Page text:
In December 1997, UNESCO inscribed Maritime Greenwich as the 17th World Heritage Site in the UK, for the ‘outstanding universal value’ of its architectural and Royal Park landscape, and the historical, cultural and scientific legacies these embody.
Since then it has become a popular centre of tourism and culture with museums high on the agenda, but also a university town with a growing and active student population. There have been major capital projects to enhance its historic buildings, landscape and infrastructure, and many high-profile public events making it better known.
Much remains to be done, especially in the historic town centre, to maximize its potential benefits for residents and visitor in environmental, educational and economic terms. Continuous improvement, conservation, outreach and fostering the contribution of Maritime Greenwich to the local and London economies have been firm commitments over the years and continue to be so for the future.
Since its inscription on the World Heritage List, Maritime Greenwich has seen change, challenge and astonishing achievement. Here are some of the highlights – and curiosities – of the last 20 years.
The Maritime Greenwich World Heritage Site is inscribed by UNESCO (December).
After 125 years, the Royal Navy leaves the Royal Naval College which becomes ‘Old’ overnight. The Greenwich Foundation becomes responsible for the site with the University of Greenwich as its principal tenant.
Docklands light Railway (DLR) extension opens in Greenwich and the University moves into the Queen Anne and Dreadnought buildings.
Publication of Greenwich: An Architectural History of the Old Royal Naval College and the Queen’s House by John Bold et al – the first overall specialist study of the WHS fabric. At North Greenwich, the Dome (now O2) attracts 6.5 million visitors during Millennium year.
Trinity College of Music moves to the King Charles Court of the Old Royal Naval College.
The entire Old Royal Naval College site in use as the University and Trinity College ‘Maritime Campus’, and fully open to the public for the first time.
Tony Robinson and the Channel 4 Time Team undertake excavations to look for Henry VIII’s armoury on the ORNC site (unsuccessfully) and examine the foundations of buildings flanking his tilt yard under the NMM east lawns.
A 'witch bottle', still corked, is found by builders. Analyses showed that it contained brass pins, iron nails, human urine, hair, leather, fingernails and what seems to be navel fluff.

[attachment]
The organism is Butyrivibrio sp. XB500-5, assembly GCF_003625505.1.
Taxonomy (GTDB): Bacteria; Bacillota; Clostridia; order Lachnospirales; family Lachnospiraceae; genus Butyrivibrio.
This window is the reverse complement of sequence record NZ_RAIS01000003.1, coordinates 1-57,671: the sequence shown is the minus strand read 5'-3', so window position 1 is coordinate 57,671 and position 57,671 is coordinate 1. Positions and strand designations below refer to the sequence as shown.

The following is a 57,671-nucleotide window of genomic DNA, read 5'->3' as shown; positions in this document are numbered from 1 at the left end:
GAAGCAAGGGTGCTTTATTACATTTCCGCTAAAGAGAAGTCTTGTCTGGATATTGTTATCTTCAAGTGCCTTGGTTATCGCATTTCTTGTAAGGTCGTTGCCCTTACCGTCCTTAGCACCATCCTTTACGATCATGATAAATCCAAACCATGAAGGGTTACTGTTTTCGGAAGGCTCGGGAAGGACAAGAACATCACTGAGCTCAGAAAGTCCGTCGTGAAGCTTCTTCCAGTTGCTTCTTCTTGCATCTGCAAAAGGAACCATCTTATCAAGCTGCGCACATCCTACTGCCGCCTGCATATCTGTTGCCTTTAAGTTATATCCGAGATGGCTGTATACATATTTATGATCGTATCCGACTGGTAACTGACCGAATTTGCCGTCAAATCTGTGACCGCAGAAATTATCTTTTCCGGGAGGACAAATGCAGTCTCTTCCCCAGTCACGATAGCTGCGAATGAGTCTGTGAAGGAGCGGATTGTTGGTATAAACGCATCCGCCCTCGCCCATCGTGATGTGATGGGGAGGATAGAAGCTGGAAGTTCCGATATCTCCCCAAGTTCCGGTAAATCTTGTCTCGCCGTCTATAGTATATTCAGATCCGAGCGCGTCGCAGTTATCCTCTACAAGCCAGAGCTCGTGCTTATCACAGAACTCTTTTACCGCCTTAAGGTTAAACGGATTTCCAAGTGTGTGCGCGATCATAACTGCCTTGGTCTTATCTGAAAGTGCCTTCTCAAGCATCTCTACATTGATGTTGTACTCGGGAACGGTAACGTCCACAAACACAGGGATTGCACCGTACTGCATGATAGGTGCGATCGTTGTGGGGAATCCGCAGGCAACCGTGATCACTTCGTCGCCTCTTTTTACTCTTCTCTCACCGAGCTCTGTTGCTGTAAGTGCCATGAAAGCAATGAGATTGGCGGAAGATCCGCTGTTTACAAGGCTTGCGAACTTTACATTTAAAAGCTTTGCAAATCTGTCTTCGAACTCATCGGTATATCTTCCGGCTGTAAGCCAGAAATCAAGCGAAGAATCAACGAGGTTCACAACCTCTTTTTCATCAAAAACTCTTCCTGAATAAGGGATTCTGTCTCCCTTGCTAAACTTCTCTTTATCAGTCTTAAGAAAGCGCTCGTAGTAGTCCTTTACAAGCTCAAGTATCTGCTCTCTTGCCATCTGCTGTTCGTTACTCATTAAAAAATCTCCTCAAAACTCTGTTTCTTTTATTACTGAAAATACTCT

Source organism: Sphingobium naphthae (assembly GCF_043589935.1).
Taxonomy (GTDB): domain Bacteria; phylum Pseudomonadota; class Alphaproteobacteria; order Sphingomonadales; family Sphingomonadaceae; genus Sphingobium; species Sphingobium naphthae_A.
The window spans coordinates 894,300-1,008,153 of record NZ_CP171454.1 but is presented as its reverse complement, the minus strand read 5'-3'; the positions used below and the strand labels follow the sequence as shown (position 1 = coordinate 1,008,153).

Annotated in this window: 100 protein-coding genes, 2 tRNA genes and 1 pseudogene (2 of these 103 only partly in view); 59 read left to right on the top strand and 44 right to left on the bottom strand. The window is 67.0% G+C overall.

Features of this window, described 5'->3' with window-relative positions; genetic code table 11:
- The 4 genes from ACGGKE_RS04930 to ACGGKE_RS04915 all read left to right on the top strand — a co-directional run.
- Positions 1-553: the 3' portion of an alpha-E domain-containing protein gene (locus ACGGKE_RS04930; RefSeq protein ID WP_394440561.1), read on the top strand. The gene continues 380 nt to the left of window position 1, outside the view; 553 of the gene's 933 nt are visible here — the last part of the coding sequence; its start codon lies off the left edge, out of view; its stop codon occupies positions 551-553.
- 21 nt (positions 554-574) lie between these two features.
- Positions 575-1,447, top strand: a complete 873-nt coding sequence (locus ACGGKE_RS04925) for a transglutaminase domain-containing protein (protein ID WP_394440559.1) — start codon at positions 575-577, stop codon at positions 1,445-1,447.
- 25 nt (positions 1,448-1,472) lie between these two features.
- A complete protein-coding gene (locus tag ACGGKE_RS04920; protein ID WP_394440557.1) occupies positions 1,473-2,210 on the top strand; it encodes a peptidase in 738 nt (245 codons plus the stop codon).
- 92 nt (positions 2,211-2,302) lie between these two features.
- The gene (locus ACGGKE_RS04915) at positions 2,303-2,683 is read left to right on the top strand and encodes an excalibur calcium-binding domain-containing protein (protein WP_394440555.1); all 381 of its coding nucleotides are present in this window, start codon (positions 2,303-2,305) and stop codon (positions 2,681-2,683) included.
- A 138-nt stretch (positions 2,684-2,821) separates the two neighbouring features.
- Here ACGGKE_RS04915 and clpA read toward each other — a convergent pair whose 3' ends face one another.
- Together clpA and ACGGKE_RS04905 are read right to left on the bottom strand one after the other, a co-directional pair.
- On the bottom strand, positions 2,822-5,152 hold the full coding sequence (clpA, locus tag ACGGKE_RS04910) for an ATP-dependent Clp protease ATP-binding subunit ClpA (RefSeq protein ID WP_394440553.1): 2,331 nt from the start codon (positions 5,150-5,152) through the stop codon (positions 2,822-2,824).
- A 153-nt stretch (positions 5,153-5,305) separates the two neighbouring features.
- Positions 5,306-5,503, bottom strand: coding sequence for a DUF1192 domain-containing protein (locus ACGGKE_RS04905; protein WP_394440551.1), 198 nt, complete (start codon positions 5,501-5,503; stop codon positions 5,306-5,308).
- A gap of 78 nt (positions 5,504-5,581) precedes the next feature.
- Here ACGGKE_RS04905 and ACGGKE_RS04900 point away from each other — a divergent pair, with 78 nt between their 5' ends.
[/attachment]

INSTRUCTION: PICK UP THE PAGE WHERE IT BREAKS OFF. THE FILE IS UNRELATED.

Greenwich bans cars on a Sunday in September as the Sea Britain festival, theatrical performances and Olympic-themed carnival dancers fills the streets.
The east end of Henry VII’s Greenwich Palace chapel is discovered and recorded during remodelling of the Old Royal Naval College east car park.
Cutty Sark catches fire during renovation: new Astronomy Centre and the Peter Harrison Planetarium open at the Royal Observatory.
Nicolas Sarkozy, the French President, presents Dame Ellen MacArthur with the Légion d’Honneur at the Painted Hall in recognition of her sailing achievements.
Celebrations for the 500th anniversary of the accession of Henry VIII.
Pirates of the Caribbean: On Stranger Tides is filmed on a giant set in the grounds of the Old Royal Naval College and in the Painted Hall.
The Sammy Ofer Wing at the National Maritime Museum opens.
The London 2012 Olympic and Paralympic Games. The equestrian events take place in Greenwich Park. NMM Royal River exhibition and restored Cutty Sark is opened by HM The Queen and Greenwich becomes a Royal Borough, for its long royal associations and marking the 60th anniversary of her accession.
In a super-real art installation, a 17-metre sperm whale is beached near Cutty Sark. The work, by Belgian arts collective Captain Boomer, is part of Greenwich+Docklands International Festival. NMM’s Turner and The Sea exhibition achieves double the projected number of visitors.
The first Greenwich Music Time takes place in the grounds of the Old Royal Naval College featuring Goldfrapp, Jools Holland, Russell Watson and the Australian Pink Floyd. Award winning University of Greenwich Stockwell Street Building is opened by William Hague.
The ground-breaking exhibition Samuel Pepys: Plague, Fire, Revolution opens at the National Maritime Museum. The first Greenwich Book Festival opens in the Old Royal Naval College.
The Queen’s House reopens after a year of conservation to celebrate its 400th anniversary. Extensively renovated historic Greenwich Market re-opened by HRH The Duke of York.
The Rendez-Vous 2017 Tall Ships Regatta brings over 35 Tall Ships to Greenwich and Woolwich in celebration of international maritime heritage.